Assume we operate in a finite field. We are given a large fixed polynomial p(x) (of, say, degree 1000) over this field. This polynomial is known beforehand and we are allowed to do computation using a lot of resources in the "initial phase." These results may be stored in reasonably small look-up tables.
At the end of the "initial phase", we will be given a small unknown polynomial q(x) (of, say, degree 5 or less).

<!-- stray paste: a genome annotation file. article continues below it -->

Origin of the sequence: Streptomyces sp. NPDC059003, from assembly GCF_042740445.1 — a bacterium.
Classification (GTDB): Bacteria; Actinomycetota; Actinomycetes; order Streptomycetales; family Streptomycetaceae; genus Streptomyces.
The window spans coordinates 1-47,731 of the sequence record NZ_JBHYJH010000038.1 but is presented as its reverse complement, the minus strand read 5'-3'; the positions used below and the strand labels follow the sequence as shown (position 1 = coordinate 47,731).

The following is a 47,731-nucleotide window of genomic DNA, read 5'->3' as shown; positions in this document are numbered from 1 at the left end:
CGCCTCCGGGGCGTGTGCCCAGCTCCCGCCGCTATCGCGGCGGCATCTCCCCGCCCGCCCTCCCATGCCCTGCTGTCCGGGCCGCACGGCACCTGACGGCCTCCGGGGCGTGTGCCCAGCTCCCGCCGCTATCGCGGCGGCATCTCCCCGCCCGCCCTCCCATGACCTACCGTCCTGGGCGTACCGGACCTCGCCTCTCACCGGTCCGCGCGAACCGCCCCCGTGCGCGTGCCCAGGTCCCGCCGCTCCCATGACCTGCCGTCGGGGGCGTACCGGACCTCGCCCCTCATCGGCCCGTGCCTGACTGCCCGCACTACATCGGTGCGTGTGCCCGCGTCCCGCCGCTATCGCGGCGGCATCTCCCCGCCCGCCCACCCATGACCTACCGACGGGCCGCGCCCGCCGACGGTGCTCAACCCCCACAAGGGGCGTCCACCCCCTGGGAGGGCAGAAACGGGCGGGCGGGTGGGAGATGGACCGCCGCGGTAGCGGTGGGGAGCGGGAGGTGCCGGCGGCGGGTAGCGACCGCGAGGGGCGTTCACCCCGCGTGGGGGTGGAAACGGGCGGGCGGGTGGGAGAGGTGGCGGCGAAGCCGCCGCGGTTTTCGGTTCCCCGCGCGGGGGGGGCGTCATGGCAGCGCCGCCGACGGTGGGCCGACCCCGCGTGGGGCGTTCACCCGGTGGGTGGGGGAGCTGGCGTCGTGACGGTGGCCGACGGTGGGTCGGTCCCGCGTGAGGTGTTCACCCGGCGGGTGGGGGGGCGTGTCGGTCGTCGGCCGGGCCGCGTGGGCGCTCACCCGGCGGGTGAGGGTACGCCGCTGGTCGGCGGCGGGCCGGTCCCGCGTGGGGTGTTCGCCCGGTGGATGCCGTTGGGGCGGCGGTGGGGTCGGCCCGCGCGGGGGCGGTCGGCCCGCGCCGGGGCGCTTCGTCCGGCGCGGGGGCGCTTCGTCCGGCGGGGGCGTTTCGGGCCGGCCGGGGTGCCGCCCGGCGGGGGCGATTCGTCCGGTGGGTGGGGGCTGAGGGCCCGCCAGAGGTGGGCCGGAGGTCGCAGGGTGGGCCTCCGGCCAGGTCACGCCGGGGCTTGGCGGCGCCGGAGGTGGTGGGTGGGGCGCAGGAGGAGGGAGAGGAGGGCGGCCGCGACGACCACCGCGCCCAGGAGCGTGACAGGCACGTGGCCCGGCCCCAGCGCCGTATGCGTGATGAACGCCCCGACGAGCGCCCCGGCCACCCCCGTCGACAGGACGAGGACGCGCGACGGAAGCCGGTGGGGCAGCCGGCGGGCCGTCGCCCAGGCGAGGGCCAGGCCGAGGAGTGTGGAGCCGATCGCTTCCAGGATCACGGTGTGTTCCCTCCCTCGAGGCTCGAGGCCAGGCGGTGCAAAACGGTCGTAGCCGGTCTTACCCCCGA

Is there a fast way to compute p(x) mod q(x) given that we are allowed to do some complicated calculations in the "initial phase"? One obvious way is to calculate p(x) mod q(x) for all possible values of q(x). Is there a better way to do this?